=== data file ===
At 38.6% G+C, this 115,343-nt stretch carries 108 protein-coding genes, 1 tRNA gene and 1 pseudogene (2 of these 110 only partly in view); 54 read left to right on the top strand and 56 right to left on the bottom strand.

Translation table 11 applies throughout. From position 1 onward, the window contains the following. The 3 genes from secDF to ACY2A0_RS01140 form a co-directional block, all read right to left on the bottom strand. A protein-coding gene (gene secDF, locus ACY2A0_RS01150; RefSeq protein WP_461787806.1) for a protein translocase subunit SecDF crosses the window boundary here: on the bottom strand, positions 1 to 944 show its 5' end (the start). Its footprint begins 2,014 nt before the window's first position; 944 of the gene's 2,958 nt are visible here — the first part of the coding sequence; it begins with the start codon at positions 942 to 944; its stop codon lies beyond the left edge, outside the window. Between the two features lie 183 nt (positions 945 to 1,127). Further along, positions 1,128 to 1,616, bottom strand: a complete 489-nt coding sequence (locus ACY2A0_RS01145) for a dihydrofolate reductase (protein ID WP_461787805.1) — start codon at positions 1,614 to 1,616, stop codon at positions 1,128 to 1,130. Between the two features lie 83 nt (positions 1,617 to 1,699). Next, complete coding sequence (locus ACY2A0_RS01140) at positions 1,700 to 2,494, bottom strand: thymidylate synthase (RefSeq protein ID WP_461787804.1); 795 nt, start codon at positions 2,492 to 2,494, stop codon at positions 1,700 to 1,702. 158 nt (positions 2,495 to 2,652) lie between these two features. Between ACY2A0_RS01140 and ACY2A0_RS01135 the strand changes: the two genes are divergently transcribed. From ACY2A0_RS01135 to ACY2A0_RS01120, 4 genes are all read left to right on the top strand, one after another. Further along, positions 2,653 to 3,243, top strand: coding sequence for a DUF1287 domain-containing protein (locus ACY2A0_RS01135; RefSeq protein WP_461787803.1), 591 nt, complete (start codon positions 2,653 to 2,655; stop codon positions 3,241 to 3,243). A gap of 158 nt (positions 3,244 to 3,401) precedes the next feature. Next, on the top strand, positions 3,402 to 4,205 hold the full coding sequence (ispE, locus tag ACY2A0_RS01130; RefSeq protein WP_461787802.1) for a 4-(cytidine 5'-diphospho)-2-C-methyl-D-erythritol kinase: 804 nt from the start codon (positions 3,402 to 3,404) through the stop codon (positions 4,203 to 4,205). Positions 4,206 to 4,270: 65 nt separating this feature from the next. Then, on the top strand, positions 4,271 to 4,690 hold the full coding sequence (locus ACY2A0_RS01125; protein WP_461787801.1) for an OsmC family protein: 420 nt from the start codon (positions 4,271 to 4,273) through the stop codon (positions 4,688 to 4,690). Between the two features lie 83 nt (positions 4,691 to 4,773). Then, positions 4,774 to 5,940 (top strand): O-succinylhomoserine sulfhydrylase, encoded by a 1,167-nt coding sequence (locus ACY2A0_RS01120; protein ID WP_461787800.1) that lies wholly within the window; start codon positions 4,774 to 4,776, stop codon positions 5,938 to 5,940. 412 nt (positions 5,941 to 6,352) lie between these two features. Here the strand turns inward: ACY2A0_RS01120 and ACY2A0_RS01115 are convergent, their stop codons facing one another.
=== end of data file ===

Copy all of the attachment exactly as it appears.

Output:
At 38.6% G+C, this 115,343-nt stretch carries 108 protein-coding genes, 1 tRNA gene and 1 pseudogene (2 of these 110 only partly in view); 54 read left to right on the top strand and 56 right to left on the bottom strand.

Translation table 11 applies throughout. From position 1 onward, the window contains the following. The 3 genes from secDF to ACY2A0_RS01140 form a co-directional block, all read right to left on the bottom strand. A protein-coding gene (gene secDF, locus ACY2A0_RS01150; RefSeq protein WP_461787806.1) for a protein translocase subunit SecDF crosses the window boundary here: on the bottom strand, positions 1 to 944 show its 5' end (the start). Its footprint begins 2,014 nt before the window's first position; 944 of the gene's 2,958 nt are visible here — the first part of the coding sequence; it begins with the start codon at positions 942 to 944; its stop codon lies beyond the left edge, outside the window. Between the two features lie 183 nt (positions 945 to 1,127). Further along, positions 1,128 to 1,616, bottom strand: a complete 489-nt coding sequence (locus ACY2A0_RS01145) for a dihydrofolate reductase (protein ID WP_461787805.1) — start codon at positions 1,614 to 1,616, stop codon at positions 1,128 to 1,130. Between the two features lie 83 nt (positions 1,617 to 1,699). Next, complete coding sequence (locus ACY2A0_RS01140) at positions 1,700 to 2,494, bottom strand: thymidylate synthase (RefSeq protein ID WP_461787804.1); 795 nt, start codon at positions 2,492 to 2,494, stop codon at positions 1,700 to 1,702. 158 nt (positions 2,495 to 2,652) lie between these two features. Between ACY2A0_RS01140 and ACY2A0_RS01135 the strand changes: the two genes are divergently transcribed. From ACY2A0_RS01135 to ACY2A0_RS01120, 4 genes are all read left to right on the top strand, one after another. Further along, positions 2,653 to 3,243, top strand: coding sequence for a DUF1287 domain-containing protein (locus ACY2A0_RS01135; RefSeq protein WP_461787803.1), 591 nt, complete (start codon positions 2,653 to 2,655; stop codon positions 3,241 to 3,243). A gap of 158 nt (positions 3,244 to 3,401) precedes the next feature. Next, on the top strand, positions 3,402 to 4,205 hold the full coding sequence (ispE, locus tag ACY2A0_RS01130; RefSeq protein WP_461787802.1) for a 4-(cytidine 5'-diphospho)-2-C-methyl-D-erythritol kinase: 804 nt from the start codon (positions 3,402 to 3,404) through the stop codon (positions 4,203 to 4,205). Positions 4,206 to 4,270: 65 nt separating this feature from the next. Then, on the top strand, positions 4,271 to 4,690 hold the full coding sequence (locus ACY2A0_RS01125; protein WP_461787801.1) for an OsmC family protein: 420 nt from the start codon (positions 4,271 to 4,273) through the stop codon (positions 4,688 to 4,690). Between the two features lie 83 nt (positions 4,691 to 4,773). Then, positions 4,774 to 5,940 (top strand): O-succinylhomoserine sulfhydrylase, encoded by a 1,167-nt coding sequence (locus ACY2A0_RS01120; protein ID WP_461787800.1) that lies wholly within the window; start codon positions 4,774 to 4,776, stop codon positions 5,938 to 5,940. 412 nt (positions 5,941 to 6,352) lie between these two features. Here the strand turns inward: ACY2A0_RS01120 and ACY2A0_RS01115 are convergent, their stop codons facing one another.